One of the main reasons people in crisis need a lawyer is that we rarely have an emotional connection to the situation at hand. The litigator sees things a litigant can’t because the litigator is not the one in the situation. We’re chess players, not chess pieces. That means we can (hopefully) make better decisions. So is it possible, when making decisions about our own lives, to replicate that objectivity? I think so. Take food. Sometimes, to be strong, we need to know when we’re weak, and then hedge against it. In both law and in life, sound judgment is paramount. So give yourself the gift of perspective, and don’t make nutrition decisions in a vulnerable state. Here are three tips to help us do exactly that.
Tip No.1: Never go grocery shopping on an empty stomach.
The modern grocery store is a work of art. Whatever our gluttonous selves want sits right there, at eye level. This is no accident. If we’re starving, then the chip and cookie aisles will almost certainly be too difficult to resist. The easiest way to remedy this: take hunger out of the decision-making process. Then we can think clearly.
Tip No.2: Keep a supply of healthy snacks at the office.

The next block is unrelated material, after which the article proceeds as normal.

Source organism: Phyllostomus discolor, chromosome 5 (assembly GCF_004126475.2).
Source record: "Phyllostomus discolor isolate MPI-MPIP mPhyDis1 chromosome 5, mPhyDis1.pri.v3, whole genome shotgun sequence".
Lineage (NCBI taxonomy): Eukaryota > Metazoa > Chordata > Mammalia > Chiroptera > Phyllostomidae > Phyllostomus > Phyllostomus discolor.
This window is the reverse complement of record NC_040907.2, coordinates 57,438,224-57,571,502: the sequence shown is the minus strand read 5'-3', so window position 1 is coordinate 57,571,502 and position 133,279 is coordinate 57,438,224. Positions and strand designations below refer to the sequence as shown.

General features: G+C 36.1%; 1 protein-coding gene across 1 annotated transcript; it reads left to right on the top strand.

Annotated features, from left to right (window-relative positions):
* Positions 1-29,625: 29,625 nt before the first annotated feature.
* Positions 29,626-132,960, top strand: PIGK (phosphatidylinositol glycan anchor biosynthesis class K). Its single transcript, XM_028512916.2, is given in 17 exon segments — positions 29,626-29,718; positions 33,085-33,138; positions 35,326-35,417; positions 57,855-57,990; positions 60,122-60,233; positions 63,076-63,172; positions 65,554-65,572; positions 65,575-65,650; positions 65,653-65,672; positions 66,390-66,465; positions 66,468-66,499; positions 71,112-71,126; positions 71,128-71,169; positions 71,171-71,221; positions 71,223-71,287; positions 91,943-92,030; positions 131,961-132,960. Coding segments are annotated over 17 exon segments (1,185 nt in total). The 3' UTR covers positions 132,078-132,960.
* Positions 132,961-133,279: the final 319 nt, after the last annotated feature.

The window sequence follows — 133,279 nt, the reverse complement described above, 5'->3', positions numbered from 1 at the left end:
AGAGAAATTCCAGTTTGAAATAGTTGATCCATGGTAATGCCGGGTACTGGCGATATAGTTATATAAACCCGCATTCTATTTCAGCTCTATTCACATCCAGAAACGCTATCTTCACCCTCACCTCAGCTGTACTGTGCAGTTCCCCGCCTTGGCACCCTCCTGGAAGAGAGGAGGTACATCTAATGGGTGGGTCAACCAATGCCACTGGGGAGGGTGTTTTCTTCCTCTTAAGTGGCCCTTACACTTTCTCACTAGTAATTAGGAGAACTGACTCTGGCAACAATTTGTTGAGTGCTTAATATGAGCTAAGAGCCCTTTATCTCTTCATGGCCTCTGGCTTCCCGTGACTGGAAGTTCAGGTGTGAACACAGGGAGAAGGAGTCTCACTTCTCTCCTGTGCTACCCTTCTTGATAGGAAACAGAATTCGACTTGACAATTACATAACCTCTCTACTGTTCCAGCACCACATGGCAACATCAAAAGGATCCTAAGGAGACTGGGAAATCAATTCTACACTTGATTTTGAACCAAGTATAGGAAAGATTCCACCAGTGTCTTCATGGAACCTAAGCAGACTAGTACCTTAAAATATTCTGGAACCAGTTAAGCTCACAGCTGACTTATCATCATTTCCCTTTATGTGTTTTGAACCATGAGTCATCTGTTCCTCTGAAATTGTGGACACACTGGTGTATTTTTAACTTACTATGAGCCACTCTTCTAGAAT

We’ve all solved a 3 p.m. hunger pang by rummaging through the leftovers from the articling-student “Lunch and Learn” and devouring every half-eaten sandwich and cookie in sight. (Yes, I’m guilty.) If we plan ahead, like an objective lawyer, we’ll make wiser decisions.
Tip No.3: Tame the hungry bear.
Discipline is often weakest at the end of the day. It’s easy to walk into a pub after work for a “few minutes” to say hi to a friend before looking at the menu and saying, “I’ll do one appy.” Three hours, two orders of nachos, a few drinks and $100 later, the bear has won. Don’t get me wrong: there’s a time and place to take the governor off and enjoy life. But I’m not sure a school night is one of them. Grab a healthy snack before heading to the bar. You’ll read the menu like a rational person. It’s about taming our emotions (or the hungry bear) in advance.
Paul Attia is an assistant Crown prosecutor based in Toronto. He writes about family, fitness and money for Precedent. Follow him at @PapaAlphaBlog.
This story is from our Summer 2017 issue.
Illustration by Alina Skyson